EFCC secures final forfeiture of a private university in Nigeria


A Federal High Court in Abuja has ordered the final forfeiture of a private university, NOK University, Kaduna State, including all its assets, to the Federal Government.

Justice Joyce Abdulmalik passed the judgment on Friday in a motion on notice filed by the Economic and Financial Crimes Commission (EFCC) against Anthony Hassan and KYC Inter-Project Limited.

The EFCC legal team, led by Ekele Iheanacho, maintained that the court should give a final order forfeiting to the Federal Government of Nigeria, the properties of the institution that were found by the Commission to be reasonably suspected to be proceeds of unlawful activities.

In its motion on notice marked FHC/ABJ/CV/688/2022, the anti-graft agency contended that Anthony Hassan failed to prove that he did not acquire the university and its assets with proceeds of crime.

Iheanacho argued that the university was incorporated on October 6, 2021, with the wife and children of the first respondent as the directors and guarantors of the university but without the first respondent’s name.

He added that apart from the funds deposited to secure the university’s bank guarantee, the first respondent (Hassan) funded the acquisition of the land on which the university was built, as well as the buildings and structures on it.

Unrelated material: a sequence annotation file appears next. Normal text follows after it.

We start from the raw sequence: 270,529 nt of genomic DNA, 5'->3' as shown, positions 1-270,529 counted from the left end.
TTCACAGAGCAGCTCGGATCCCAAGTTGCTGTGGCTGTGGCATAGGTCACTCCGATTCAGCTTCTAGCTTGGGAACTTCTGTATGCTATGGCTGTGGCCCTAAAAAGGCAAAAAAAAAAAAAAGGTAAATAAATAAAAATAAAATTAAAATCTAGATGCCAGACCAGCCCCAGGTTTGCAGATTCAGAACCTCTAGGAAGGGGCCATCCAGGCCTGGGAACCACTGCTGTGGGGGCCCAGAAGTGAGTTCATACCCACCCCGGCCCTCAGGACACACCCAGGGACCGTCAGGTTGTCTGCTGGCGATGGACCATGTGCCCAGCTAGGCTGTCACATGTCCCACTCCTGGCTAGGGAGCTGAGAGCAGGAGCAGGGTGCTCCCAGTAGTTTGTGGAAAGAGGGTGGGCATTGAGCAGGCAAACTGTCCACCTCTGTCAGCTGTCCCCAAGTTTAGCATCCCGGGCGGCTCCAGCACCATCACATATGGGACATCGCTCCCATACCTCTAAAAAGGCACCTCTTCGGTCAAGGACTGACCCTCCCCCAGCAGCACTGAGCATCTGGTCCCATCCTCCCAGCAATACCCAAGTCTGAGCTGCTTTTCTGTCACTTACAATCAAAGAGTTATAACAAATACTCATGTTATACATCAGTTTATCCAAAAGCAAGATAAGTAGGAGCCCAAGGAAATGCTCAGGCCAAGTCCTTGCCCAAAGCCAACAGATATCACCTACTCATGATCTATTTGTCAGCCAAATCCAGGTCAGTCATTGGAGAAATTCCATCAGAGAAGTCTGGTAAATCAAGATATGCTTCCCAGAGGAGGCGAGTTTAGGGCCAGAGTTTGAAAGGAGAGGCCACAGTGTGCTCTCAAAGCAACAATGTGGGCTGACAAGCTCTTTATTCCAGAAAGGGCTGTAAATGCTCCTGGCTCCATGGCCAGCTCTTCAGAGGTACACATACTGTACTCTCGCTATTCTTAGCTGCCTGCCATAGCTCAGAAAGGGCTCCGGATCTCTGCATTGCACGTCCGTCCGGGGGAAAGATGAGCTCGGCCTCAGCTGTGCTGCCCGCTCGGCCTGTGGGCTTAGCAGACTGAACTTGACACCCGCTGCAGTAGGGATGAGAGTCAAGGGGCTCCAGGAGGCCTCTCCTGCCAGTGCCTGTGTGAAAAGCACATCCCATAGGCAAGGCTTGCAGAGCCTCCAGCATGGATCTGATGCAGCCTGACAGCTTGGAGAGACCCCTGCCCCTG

He stressed that though the first respondent was a civil servant who rose through the ranks to become a director in the Civil Service of the Federation, he was acquiring properties using the names of his wife and son as shareholders with a view to shielding himself from being tracked.

“This Honourable Court has the statutory powers under the provision of Section 17 of the Advance Fee Fraud and Other Fraud Related Offences Act, 2006, to grant the reliefs being sought.

“The Honourable Court made an interim order forfeiting the properties to the Federal Government of Nigeria.

“The order of the Honourable Court has been published in a national daily, namely LEADERSHIP Newspaper of 17th June 2022.

“No sufficient cause has been shown why the properties under the interim forfeiture should not be finally forfeited to the Federal Government of Nigeria,” he said.

But a lawyer, Barrister Victor Olisah, approached the court, insisting that he owned six plots of land on which one of the disputed properties was erected.

In her judgement on Friday, Justice Abdulmalik dismissed the lawyer’s claims on some plots of land, saying he failed to prove his ownership of the land with credible evidence.

Justice Abdulmalik also dismissed the claim by the legal team of Hassan and his company, KYC Inter-Project Limited, which insisted that the school was built with the funds of investors.

The judge agreed with the EFCC that the defendant conferred undue advantage on himself while serving as a civil servant.

Subsequently, the court ordered the final forfeiture of the university, including all its assets, ranging from the Senate Building to the Faculty Building.

The court also ordered the forfeiture of Gwasmyen Water Factory, Gwasmyen International Hotel and Gwasmyen Event Center, which were all traced to Hassan.

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